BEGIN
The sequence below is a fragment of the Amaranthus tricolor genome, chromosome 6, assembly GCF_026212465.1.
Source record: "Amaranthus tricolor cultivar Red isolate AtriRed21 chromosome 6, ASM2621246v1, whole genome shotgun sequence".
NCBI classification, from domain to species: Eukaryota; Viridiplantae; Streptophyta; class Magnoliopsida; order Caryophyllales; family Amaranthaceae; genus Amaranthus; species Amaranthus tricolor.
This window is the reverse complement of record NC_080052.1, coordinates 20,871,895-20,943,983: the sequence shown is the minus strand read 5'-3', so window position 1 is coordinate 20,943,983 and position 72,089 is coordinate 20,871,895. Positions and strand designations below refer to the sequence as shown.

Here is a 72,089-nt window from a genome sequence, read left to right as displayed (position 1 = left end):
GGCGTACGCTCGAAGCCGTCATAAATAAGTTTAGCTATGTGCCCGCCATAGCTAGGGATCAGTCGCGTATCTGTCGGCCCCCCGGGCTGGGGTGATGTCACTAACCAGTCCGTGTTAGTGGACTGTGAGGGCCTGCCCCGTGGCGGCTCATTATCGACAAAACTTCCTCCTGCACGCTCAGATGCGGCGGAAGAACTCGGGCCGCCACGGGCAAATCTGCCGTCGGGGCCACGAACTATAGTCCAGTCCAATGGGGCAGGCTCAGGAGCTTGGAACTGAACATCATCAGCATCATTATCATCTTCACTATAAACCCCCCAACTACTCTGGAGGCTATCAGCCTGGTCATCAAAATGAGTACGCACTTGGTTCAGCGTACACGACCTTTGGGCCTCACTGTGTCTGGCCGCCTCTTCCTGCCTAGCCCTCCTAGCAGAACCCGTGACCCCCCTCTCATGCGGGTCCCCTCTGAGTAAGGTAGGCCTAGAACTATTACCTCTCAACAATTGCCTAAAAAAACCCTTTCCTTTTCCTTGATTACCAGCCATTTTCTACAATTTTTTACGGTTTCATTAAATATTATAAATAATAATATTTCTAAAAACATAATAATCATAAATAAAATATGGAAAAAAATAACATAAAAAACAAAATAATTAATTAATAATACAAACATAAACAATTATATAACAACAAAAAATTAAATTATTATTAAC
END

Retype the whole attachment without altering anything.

The sequence below is a fragment of the Amaranthus tricolor genome, chromosome 6, assembly GCF_026212465.1.
Source record: "Amaranthus tricolor cultivar Red isolate AtriRed21 chromosome 6, ASM2621246v1, whole genome shotgun sequence".
NCBI classification, from domain to species: Eukaryota; Viridiplantae; Streptophyta; class Magnoliopsida; order Caryophyllales; family Amaranthaceae; genus Amaranthus; species Amaranthus tricolor.
This window is the reverse complement of record NC_080052.1, coordinates 20,871,895-20,943,983: the sequence shown is the minus strand read 5'-3', so window position 1 is coordinate 20,943,983 and position 72,089 is coordinate 20,871,895. Positions and strand designations below refer to the sequence as shown.

Here is a 72,089-nt window from a genome sequence, read left to right as displayed (position 1 = left end):
GGCGTACGCTCGAAGCCGTCATAAATAAGTTTAGCTATGTGCCCGCCATAGCTAGGGATCAGTCGCGTATCTGTCGGCCCCCCGGGCTGGGGTGATGTCACTAACCAGTCCGTGTTAGTGGACTGTGAGGGCCTGCCCCGTGGCGGCTCATTATCGACAAAACTTCCTCCTGCACGCTCAGATGCGGCGGAAGAACTCGGGCCGCCACGGGCAAATCTGCCGTCGGGGCCACGAACTATAGTCCAGTCCAATGGGGCAGGCTCAGGAGCTTGGAACTGAACATCATCAGCATCATTATCATCTTCACTATAAACCCCCCAACTACTCTGGAGGCTATCAGCCTGGTCATCAAAATGAGTACGCACTTGGTTCAGCGTACACGACCTTTGGGCCTCACTGTGTCTGGCCGCCTCTTCCTGCCTAGCCCTCCTAGCAGAACCCGTGACCCCCCTCTCATGCGGGTCCCCTCTGAGTAAGGTAGGCCTAGAACTATTACCTCTCAACAATTGCCTAAAAAAACCCTTTCCTTTTCCTTGATTACCAGCCATTTTCTACAATTTTTTACGGTTTCATTAAATATTATAAATAATAATATTTCTAAAAACATAATAATCATAAATAAAATATGGAAAAAAATAACATAAAAAACAAAATAATTAATTAATAATACAAACATAAACAATTATATAACAACAAAAAATTAAATTATTATTAAC